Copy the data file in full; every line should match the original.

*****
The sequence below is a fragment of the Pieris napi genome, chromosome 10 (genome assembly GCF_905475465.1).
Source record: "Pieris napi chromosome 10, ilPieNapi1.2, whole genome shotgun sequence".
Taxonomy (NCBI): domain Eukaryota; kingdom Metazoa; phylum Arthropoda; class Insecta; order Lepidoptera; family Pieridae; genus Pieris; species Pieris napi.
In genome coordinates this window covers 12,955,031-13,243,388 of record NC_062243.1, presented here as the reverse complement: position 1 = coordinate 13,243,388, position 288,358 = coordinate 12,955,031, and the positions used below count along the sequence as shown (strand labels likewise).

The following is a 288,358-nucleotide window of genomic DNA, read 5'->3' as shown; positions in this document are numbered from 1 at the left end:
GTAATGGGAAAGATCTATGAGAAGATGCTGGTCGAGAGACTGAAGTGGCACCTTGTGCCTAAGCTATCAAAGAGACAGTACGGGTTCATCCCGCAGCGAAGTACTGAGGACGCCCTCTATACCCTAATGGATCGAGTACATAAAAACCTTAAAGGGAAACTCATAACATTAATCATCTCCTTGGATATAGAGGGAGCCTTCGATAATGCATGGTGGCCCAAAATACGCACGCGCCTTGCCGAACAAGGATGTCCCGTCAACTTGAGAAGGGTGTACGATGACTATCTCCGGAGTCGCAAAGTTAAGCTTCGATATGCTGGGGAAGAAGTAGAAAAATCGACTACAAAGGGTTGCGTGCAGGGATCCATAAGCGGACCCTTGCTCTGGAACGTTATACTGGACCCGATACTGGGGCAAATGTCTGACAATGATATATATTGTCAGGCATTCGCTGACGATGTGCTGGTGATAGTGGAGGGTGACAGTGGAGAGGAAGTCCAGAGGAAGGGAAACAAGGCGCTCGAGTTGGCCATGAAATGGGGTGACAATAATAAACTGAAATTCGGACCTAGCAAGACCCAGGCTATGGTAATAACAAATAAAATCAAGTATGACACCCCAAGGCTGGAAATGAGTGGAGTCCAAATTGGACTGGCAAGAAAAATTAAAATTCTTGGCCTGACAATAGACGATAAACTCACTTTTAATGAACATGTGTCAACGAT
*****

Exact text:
The sequence below is a fragment of the Pieris napi genome, chromosome 10 (genome assembly GCF_905475465.1).
Source record: "Pieris napi chromosome 10, ilPieNapi1.2, whole genome shotgun sequence".
Taxonomy (NCBI): domain Eukaryota; kingdom Metazoa; phylum Arthropoda; class Insecta; order Lepidoptera; family Pieridae; genus Pieris; species Pieris napi.
In genome coordinates this window covers 12,955,031-13,243,388 of record NC_062243.1, presented here as the reverse complement: position 1 = coordinate 13,243,388, position 288,358 = coordinate 12,955,031, and the positions used below count along the sequence as shown (strand labels likewise).

The following is a 288,358-nucleotide window of genomic DNA, read 5'->3' as shown; positions in this document are numbered from 1 at the left end:
GTAATGGGAAAGATCTATGAGAAGATGCTGGTCGAGAGACTGAAGTGGCACCTTGTGCCTAAGCTATCAAAGAGACAGTACGGGTTCATCCCGCAGCGAAGTACTGAGGACGCCCTCTATACCCTAATGGATCGAGTACATAAAAACCTTAAAGGGAAACTCATAACATTAATCATCTCCTTGGATATAGAGGGAGCCTTCGATAATGCATGGTGGCCCAAAATACGCACGCGCCTTGCCGAACAAGGATGTCCCGTCAACTTGAGAAGGGTGTACGATGACTATCTCCGGAGTCGCAAAGTTAAGCTTCGATATGCTGGGGAAGAAGTAGAAAAATCGACTACAAAGGGTTGCGTGCAGGGATCCATAAGCGGACCCTTGCTCTGGAACGTTATACTGGACCCGATACTGGGGCAAATGTCTGACAATGATATATATTGTCAGGCATTCGCTGACGATGTGCTGGTGATAGTGGAGGGTGACAGTGGAGAGGAAGTCCAGAGGAAGGGAAACAAGGCGCTCGAGTTGGCCATGAAATGGGGTGACAATAATAAACTGAAATTCGGACCTAGCAAGACCCAGGCTATGGTAATAACAAATAAAATCAAGTATGACACCCCAAGGCTGGAAATGAGTGGAGTCCAAATTGGACTGGCAAGAAAAATTAAAATTCTTGGCCTGACAATAGACGATAAACTCACTTTTAATGAACATGTGTCAACGAT